Recreate a simpler version of the classic Pacman game on the micro:bit.
YOU WILL NEED
- 1 x BBC micro:bit
- 1 x Tinkercademy Breakout Board
- 1 x Micro USB cable
- 1 x ADKeypad
We’re going to recreate a simple version of the classic Pacman game on the micro:bit.
You'll learn about
• Using the ADKeypad with the micro:bit
• If-else conditional statements
• While loops
Connecting the Components
(a) Slot the micro:bit into Tinkercademy breakout board.
(b) Connect the external components to the Tinkercademy breakout board.
• Connect the ADKeypad to pin0. Match the colours of the wires to that on the breakout board pins.
Importing Tinkercademy Extension
To detect button presses on the ADKeypad, we need to import a special package in MakeCode.
(a) Click on the ‘Advanced’ drawer, select 'Extensions'.
(b) Search ‘tinkercademy’ and click 'tinkercademy-tinker-kit' to import the Tinkercademy extension. You will see 2 new drawers - ‘OLED’ and ‘Tinkercademy’.
(c) You’ll need to re-import the extension again for new projects in the future.
(a) Before the game starts, let the LEDs on the micro:bit display the name of the game, ‘Pac-Man’.
(b) Create 3 variables and name them as ‘pacman’, ‘ghost’ and ‘food’.
(c) Set position of pacman, ghost and food. They can be initalised to any position, but do note that there should be some distance between the pacman, ghost and food.
(d) To differentiate between pacman, ghost and food, set brightness of food to 10 and blink of ghost to 10.
(e) For (d), you can set the brightness and blink to any value you’re comfortable with. You can even try setting the ghost or pacman to be dimmer and the food to blink. Do note that a larger “blink” value would cause the sprite to blink faster.
Chasing the pacman
We use a while loop to ensure that the ghost is always chasing the pacman as long as the game is ongoing.
(a) Since the LEDs on the micro:bits can be represented using x and y coordinates, we can make use of it to determine which direction the ghost should move.
(b) Insert 4 if-else statements such that the ghost will move towards the pacman as shown in the picture. This is a conditional, everything under this block runs only when the condition is fulfilled, ie. If the ghost is on the right of the pacman (x of ghost > x of pacman), ghost will move left (x value of ghost should decrease).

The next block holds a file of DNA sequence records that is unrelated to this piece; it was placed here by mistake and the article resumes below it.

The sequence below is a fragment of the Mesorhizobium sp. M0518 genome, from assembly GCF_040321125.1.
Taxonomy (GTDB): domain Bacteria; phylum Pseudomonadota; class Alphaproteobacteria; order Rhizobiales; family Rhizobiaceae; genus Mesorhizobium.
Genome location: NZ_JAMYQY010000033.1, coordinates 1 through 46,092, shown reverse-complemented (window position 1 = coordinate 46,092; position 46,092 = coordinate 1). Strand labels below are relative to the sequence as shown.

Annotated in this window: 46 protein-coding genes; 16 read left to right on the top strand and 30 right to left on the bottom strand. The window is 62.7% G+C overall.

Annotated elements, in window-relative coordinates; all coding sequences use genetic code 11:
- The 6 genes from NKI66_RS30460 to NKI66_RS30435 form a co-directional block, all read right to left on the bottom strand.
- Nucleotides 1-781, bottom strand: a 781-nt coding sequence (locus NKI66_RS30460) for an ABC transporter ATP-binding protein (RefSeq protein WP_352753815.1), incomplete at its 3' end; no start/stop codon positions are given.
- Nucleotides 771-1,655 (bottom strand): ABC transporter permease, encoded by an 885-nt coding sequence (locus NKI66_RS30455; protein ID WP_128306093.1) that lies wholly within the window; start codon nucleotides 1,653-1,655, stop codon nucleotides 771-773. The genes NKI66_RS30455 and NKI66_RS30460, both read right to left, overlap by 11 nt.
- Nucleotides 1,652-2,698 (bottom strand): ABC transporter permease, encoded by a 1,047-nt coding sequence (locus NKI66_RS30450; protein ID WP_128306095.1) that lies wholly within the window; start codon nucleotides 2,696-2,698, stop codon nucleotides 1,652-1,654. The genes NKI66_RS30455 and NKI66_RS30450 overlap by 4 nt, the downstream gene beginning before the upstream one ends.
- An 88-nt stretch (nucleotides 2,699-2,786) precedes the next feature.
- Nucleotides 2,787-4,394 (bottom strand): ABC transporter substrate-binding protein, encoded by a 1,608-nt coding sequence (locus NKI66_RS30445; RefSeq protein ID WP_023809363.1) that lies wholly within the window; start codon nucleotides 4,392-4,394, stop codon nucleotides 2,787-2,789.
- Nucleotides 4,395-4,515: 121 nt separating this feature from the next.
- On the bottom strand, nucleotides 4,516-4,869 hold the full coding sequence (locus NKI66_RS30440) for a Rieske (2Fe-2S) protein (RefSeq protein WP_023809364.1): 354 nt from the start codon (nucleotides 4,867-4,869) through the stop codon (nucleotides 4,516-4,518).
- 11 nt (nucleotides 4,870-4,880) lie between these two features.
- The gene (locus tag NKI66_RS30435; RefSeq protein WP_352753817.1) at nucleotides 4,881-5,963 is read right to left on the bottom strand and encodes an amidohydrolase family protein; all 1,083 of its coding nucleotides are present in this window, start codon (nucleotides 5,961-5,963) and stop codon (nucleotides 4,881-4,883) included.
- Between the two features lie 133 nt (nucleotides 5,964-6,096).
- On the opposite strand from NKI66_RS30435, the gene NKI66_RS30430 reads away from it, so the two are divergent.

(a) We can make use of the buttons on the ADKeypad to control the movement of the pacman. You can choose to use any buttons on the ADKeypad you’re comfortable with. In this case, ‘A’ will move the pacman down, ‘B’ will move it up, ‘C’ will move it left and ‘D’ will move it right.
(b) We will do this with if-else statements. If button ‘A’ if pressed on the ADKeypad on pin p0, change the y-coordinate of pacman by 1, moving the pacman down. Else-if ‘B’ is pressed, change the y-coordinate of pacman by -1, moving the pacman down.
(c) Repeat (b) to move pacman left and right, changing the buttons pressed and ‘y’ to ‘x’.
(d) Ensure that the ‘left-right’ and ‘up-down’ movements are in 2 separate if-else statements.
Food and score tracking
(a) Player will move on to the next level if pacman reaches the food without getting caught by the ghost. Score of player would also increase by 1. We use an if-else statement to do this. If pacman is touching food, then increase score by 1. Player proceeds to next level.
(b) We can re-generate the food for the next level by using the random number generator from the math drawer. Set the pick random from 0 to 4 for the x and y-coordinates of the food.
Ghost’s new position
(a) After generating the food, we need to generate a ghost for the next level and ensure that the ghost is not too near the food or at the same position as the food.
(b) We can do so by dividing the 25 LEDs on the micro:bit into 4 different quadrants. If the food is generated in the top left quadrant, the ghost will be positioned at the bottom right LED. If-else statements can be used to execute this.
(a) The game ends when the pacman is caught by the ghost.
(b) Use an if-else statement. If “pacman touching ghost”, then game over. This game over function will display “GAME OVER”, followed by score of player, which should correspond with the number of times the food is eaten by the pacman.
(a) Don’t forget to plug a micro USB cable from your laptop to the top of your micro:bit, and click ‘Download’ to download the code to your micro:bit.
(b) We hope you’ve learnt more about using and controlling external components, as well as loops and conditional statements.
(c) You can also try adding a restart button or using the micro:bit’s built-in accelerometer to control the direction of the pacman.
(d) You’ve completed your very own Pacman game. Enjoy playing!
Code and References
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